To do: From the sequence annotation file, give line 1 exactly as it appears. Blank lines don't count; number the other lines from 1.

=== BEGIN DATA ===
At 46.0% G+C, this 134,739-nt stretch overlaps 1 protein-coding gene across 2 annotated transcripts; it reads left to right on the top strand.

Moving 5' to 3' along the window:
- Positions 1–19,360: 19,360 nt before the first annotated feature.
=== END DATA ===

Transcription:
At 46.0% G+C, this 134,739-nt stretch overlaps 1 protein-coding gene across 2 annotated transcripts; it reads left to right on the top strand.